LGBTIQ+ ERGs can serve as a point of visibility.11 Existence of an ERG signals the organization’s commitment to improving the work experiences of LGBTIQ+ employees and employees know where to turn for resources and support. This visibility can be especially useful for sitting employees who conceal their LGBTIQ+ identities in fear of repercussions. Since they might lack a network of LGBTIQ+ colleagues, knowing where to turn in case of need might be vital. Scientific evidence shows that the symbolic value of such ERGs not only benefits its members but can also instill a sense of belonging in employees with stigmatized identities who are not even thinking of actively participating in the group.12 The visibility of the network can also play an important role in attracting prospective LGBTIQ+ employees by assuring them of the organization’s commitment to creating a safe environment for them, and by being a point of information on what it’s like to work at the organization as an LGBTIQ+ person.
- LGBTIQ+ ERGs fostering a sense of community
Another important benefit of LGBTIQ+ ERGs is that they foster a sense of community amongst LGBTIQ+ employees and create a supportive environment.13 Since LGBTIQ+ employees are likely in the minority in their respective departments, joining the network provides a chance to meet other colleagues who share their experiences as an LGBTIQ+ person at work, resulting in a much-needed sense of belonging and community. Moreover, as we discussed above, this feeling of community and belonging is not necessarily limited to the members of the group but can benefit non-members with stigmatized identities as well.14
ERGs can also fulfill the professional needs of their members.15 Some of the networking opportunities that are available to cis-gendered, heterosexual employees such as unofficial after-work drinks or watching games together might not always be accessible to LGBTIQ+ employees. As such, an LGBTIQ+ ERG can act as a platform for LGBTIQ employees to network amongst peers and enjoy official or unofficial forms of mentoring, making these groups a learning community.16
- Involvement of allies
LGBTIQ+ ERGs can also serve as a platform for allies to support their LGBTIQ+. Having allies join resource groups (or certain group activities and meetings) broadens the reach of the ERGs within the organization, which can have positive consequences for LGBTIQ+ employees on multiple fronts. The more LGBTIQ+ employees and their allies bond, the more likely these allies will be to defend and support their LGBTIQ+ colleagues.17 In addition, by more frequently interacting with LGBTIQ+ people and more actively listening to their experiences, allies will be better equipped to recognize and call out more subtle forms of discrimination – something that majority members usually struggle with.18 Engagement of allies will contribute to LGBTIQ+ people establishing supportive relationships at work and maintaining a more LGBTIQ+ supportive climate, hence improving LGBTIQ+ people’s daily experience at work. Aside from the positive impact of allyship on the experience of LGBTIQ+ employees, allies themselves benefit from it too. They tend to have a positive experience with being an ally, derive a sense of belonging from being a member, enjoy being a role model, and build beneficial individual relationships.19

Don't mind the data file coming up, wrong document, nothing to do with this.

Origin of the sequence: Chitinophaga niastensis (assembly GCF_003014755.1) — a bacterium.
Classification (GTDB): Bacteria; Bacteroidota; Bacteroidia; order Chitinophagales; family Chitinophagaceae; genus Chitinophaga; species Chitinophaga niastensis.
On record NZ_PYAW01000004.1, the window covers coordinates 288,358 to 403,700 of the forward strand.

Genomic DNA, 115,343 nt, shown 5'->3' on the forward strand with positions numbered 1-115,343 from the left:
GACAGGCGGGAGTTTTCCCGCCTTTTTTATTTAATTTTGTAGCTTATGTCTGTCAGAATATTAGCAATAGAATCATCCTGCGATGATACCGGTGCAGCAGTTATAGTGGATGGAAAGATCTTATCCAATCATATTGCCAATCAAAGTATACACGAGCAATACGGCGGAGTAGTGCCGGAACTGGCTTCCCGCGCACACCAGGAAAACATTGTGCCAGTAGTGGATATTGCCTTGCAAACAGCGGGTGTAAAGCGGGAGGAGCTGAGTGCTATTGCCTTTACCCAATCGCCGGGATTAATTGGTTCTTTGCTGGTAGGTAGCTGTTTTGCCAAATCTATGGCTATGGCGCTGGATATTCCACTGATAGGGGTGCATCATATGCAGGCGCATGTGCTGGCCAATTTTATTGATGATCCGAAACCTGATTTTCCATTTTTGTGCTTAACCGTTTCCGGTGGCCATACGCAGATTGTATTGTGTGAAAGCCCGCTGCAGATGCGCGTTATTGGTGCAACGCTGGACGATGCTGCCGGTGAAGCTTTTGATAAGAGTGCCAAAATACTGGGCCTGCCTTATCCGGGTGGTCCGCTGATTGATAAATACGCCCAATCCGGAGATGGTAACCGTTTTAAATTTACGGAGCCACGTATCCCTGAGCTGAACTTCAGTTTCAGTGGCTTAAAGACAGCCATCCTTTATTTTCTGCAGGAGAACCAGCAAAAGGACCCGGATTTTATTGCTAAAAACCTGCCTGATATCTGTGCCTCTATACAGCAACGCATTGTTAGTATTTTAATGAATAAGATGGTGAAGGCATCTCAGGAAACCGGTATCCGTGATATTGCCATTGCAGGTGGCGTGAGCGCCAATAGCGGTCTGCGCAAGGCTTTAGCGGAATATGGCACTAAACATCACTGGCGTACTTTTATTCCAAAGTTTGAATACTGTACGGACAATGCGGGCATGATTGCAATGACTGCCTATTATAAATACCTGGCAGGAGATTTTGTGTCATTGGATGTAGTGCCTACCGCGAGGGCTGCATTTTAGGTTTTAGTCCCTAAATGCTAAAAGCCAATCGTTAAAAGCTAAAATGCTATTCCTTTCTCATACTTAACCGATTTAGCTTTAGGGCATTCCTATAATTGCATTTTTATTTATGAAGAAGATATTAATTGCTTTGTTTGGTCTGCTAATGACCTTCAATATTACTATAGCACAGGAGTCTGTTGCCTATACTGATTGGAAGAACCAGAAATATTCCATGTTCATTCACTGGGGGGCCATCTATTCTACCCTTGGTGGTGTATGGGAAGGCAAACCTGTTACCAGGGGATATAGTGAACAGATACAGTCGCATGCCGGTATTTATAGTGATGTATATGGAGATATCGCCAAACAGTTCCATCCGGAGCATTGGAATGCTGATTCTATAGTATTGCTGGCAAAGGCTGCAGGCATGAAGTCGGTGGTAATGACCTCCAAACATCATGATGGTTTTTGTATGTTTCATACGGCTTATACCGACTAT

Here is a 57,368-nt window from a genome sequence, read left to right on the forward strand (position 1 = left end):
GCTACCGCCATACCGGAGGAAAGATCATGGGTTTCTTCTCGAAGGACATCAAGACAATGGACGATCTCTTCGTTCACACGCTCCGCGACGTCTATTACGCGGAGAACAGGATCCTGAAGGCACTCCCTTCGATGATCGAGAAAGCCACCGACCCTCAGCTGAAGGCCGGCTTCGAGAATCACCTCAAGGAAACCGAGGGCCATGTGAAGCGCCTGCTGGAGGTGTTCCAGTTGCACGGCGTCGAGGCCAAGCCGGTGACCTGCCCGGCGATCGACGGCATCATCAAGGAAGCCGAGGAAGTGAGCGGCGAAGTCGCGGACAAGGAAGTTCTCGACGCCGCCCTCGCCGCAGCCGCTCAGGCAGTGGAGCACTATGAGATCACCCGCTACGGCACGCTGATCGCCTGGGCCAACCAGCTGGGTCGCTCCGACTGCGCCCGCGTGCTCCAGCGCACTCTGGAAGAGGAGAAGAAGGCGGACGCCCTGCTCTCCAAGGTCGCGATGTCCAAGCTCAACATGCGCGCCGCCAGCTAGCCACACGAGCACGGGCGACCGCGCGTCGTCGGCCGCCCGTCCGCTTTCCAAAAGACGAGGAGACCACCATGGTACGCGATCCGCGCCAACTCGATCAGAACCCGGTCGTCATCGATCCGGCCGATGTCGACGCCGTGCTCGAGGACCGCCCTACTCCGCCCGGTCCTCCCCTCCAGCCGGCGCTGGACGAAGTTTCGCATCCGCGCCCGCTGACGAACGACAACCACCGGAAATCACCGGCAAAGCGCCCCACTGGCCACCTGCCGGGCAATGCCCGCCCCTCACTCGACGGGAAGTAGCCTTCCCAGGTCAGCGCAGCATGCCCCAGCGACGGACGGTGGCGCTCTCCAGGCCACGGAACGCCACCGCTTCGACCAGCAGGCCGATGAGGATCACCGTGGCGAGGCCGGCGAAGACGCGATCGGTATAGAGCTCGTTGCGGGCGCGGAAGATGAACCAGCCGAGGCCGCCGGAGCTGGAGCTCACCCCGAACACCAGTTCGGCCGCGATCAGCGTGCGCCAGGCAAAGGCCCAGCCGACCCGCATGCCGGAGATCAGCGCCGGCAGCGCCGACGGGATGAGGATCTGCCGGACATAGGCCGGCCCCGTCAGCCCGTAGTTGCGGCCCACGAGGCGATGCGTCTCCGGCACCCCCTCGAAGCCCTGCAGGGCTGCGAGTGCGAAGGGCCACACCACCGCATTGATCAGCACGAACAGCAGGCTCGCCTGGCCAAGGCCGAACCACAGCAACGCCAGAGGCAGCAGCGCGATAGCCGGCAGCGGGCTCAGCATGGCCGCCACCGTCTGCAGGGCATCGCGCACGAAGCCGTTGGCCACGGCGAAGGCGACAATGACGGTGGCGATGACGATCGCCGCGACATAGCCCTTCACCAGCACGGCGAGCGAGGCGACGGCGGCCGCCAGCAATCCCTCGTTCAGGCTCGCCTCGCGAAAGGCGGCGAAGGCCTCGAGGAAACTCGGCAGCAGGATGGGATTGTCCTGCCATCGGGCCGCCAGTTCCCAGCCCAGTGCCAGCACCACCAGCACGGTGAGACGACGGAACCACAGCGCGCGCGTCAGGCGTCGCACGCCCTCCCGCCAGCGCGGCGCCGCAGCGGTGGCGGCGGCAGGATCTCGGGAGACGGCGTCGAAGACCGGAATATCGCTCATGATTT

- Organizational change
In addition to the personal- (e.g., career development, social needs) and group-level (e.g., community building) benefits discussed above,20 LGBTIQ+ ERGs also have organizational-level benefits in that they have the potential to create change within organizations.
Addressing diversity, discrimination and prejudice in the workplace is not only an individual or a group level phenomenon. Managing the experience of LGBTIQ+ identities at work also requires acknowledging that there are systemic inequalities in place within organizations,21 otherwise the reach and contribution of the resource group may be limited.22
LGBTIQ+ ERGs can create change directly by organizing amongst its members and lobbying for positive change. For example, a case study illustrates how LGBTIQ ERGs in a large university worked together to attain domestic partner benefits.23 The study showcases how organizing around a group goal and pushing for change can help attain inclusion for all LGBTIQ+ employees, whether they are members of the ERGs or not.
LGBTIQ+ ERGs can also contribute to organizational change more indirectly, by serving as an amplifier for LGBTIQ+ voices in the workplace.24 LGBTIQ+ employees who feel excluded may refrain from speaking up about an injustice or contributing their ideas in organizational meetings.25 However, LGBTIQ+ ERGs, by virtue of providing a sense of belonging can help increase these voices. This, in turn, can help LGBTIQ+ people contribute to organizational change by individually voicing their opinions.26
- Organizational benefits
LGBTIQ+ ERGs can also more broadly benefit the organization. Work on various forms of workplace mistreatment targeted at LGBTIQ+ employees suggests that LGBTIQ+ employees experience lower job satisfaction and performance and report lower levels of organizational commitment27. ERGs can contribute to an inclusive environment and in turn this inclusive environment can help LGBTIQ+ employees have greater job satisfaction and commitment.28
What are the potential pitfalls of LGBTIQ+ ERGs?